When Harlan County figures in the news or is mentioned in conversation anywhere, coal is bound to be a major topic. After all, during the boom of “King Coal,” this county employed thousands of miners and shipped out millions of tons of the bituminous fossil fuel. Homes and businesses throughout the area, as well as the county seat, heated with coal; it was heresy to even think of using any other kind of fuel.
Camp houses and city houses, for the most part, were simple frame structures which were heated by coal-fueled grates. Cook stoves also used coal, as did furnaces, for those families who had them.
Although coal drove the economy, it had one not-so-redeeming feature; it produced a great deal of soot and grim, much to the dismay of the ever-laboring housewife and dry goods merchant.
During the early morning hours, when folks were awakening to the day, every household’s chimney belched black smoke into the air as fires were started or rekindled to accommodate the cooking of meals and the heating of homes. Nobody gave it a second thought; that’s just the way it was.
Housewives routinely swept soot off their front porches and stoops. Children, coming home from school for lunch and washing their hands, hardly noticed that where the soap suds stopped, a gray shadow ringed their wrists. Soot was a fact of life and was everywhere. Washday chores were extra trying because of it.
For what reason I am not sure, but washday here in the mountains has always been on a Monday. My mother labored on the back porch utilizing two galvanized rinse-water tubs on a wooden sawhorse table. The tubs caught the clothes as they squeezed through her Maytag’s adjustable wringer. Lye soap and a washboard were also on hand for scrubbing various stains, or stubborn collar rings.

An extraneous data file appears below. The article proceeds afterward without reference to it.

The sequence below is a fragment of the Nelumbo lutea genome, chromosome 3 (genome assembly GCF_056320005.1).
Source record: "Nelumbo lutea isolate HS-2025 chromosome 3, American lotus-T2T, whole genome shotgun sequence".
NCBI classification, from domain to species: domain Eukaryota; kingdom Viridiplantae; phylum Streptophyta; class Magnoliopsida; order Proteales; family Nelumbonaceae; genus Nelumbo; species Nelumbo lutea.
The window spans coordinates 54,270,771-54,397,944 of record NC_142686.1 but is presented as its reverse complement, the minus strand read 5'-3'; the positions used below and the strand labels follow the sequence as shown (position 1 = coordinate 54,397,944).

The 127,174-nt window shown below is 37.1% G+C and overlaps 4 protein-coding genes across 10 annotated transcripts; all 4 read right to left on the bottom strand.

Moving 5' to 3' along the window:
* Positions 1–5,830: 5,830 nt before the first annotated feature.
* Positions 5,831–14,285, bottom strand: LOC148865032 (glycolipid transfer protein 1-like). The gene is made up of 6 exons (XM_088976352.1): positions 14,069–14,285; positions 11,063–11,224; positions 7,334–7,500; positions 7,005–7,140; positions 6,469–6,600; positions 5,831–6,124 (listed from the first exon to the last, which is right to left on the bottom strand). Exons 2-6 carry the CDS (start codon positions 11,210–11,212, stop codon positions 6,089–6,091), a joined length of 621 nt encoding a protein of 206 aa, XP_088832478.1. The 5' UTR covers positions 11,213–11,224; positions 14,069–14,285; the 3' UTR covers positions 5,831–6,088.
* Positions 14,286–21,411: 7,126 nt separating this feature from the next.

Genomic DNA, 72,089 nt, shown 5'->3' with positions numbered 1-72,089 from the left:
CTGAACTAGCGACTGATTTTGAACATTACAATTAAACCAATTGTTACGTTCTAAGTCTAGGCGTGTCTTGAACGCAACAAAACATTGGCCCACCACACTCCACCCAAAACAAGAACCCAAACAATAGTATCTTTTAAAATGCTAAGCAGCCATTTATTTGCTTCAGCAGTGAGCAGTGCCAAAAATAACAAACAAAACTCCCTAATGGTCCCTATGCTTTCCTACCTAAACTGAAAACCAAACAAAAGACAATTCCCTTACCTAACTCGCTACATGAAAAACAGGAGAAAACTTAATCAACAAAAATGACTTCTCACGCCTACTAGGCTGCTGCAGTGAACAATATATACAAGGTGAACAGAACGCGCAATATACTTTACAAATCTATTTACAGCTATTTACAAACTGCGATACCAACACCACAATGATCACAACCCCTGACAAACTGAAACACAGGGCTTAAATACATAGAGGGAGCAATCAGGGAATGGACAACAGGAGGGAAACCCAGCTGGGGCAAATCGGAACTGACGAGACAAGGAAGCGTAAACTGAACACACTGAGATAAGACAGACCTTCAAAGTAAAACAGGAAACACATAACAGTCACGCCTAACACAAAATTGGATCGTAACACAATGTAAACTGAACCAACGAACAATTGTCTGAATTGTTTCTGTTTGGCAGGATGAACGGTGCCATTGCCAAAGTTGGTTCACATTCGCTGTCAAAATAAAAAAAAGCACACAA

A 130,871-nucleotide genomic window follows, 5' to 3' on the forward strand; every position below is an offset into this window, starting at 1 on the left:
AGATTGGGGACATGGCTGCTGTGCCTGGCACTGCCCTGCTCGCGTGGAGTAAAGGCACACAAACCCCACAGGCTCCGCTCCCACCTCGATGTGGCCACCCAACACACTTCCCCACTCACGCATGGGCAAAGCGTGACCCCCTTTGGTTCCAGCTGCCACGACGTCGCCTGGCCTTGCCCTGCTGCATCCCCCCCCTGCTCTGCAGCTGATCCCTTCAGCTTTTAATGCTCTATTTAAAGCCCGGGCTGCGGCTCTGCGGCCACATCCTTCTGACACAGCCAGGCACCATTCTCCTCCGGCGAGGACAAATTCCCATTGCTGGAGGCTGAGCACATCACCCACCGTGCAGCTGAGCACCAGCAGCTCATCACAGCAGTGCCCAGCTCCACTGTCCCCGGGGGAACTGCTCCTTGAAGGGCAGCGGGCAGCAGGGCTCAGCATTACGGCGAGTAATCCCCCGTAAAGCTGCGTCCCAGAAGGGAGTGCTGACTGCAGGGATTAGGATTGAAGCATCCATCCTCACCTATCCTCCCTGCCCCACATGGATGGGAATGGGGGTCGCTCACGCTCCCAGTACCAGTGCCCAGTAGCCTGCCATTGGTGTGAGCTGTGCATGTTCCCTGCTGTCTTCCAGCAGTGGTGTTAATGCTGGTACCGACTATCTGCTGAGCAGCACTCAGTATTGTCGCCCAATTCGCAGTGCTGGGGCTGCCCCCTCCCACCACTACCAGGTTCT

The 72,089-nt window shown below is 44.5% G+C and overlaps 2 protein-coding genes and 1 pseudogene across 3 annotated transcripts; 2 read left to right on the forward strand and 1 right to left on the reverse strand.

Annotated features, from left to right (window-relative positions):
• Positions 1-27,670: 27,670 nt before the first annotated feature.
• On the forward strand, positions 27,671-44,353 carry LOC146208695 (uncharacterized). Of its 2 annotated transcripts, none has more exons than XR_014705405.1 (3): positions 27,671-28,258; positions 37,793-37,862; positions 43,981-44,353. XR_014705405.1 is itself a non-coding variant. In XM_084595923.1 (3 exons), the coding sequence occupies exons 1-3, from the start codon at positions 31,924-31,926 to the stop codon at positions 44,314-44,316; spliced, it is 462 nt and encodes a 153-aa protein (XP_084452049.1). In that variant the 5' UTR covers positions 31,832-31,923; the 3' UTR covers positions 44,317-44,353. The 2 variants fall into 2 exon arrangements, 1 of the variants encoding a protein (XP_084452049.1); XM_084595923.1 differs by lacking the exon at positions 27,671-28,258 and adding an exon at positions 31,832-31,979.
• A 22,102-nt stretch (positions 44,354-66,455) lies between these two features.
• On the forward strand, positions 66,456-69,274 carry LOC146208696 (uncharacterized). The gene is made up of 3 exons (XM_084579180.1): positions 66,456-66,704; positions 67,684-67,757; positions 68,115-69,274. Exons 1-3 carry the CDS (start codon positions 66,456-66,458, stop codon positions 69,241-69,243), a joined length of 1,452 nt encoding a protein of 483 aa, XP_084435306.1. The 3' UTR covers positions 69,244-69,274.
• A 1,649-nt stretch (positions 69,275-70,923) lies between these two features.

Every housewife knew to run a wet cloth the length of her clothesline to clean it before hanging out her wash with wooden clothespins. The line was predictably coated with soot, and if not cleaned, would leave a black smudge on the tail of a shirt or in the middle of a bed sheet. Sometimes, a breeze carried a cloud of grime or soot onto the fresh, wet washing, causing it to have to be done over.
Because of the great amounts of ever-present soot, merchants had their work cut out for them keeping their merchandise from getting shopworn and dingy. The Quality Shop kept its garments protected in zipper hanging bags and all stores, such as Powers and Horton’s, Kregar’s, Lewallen’s and others, covered their counters and clothes with large sheet-size dust clothes at the close of each business day. Then every morning after opening up, their first order of business was to remove the covers, dust the counters and to try to keep the merchandise looking clean and fresh.
It’s true that coal was “black diamond” to Harlan County’s economy and spurred its growth in the early days of its development and prosperity. Along with that era of industrial boom also came the fallout, or coal dust and soot. We who lived it talked about it, but it was like the weather; we talked about it, but had no control over it. As a matter of fact, we didn’t even realize our area was sooty until we traveled to places outside the region that weren’t. The boom and the bane were both black. “Black Gold” and “Black Gold Dust.”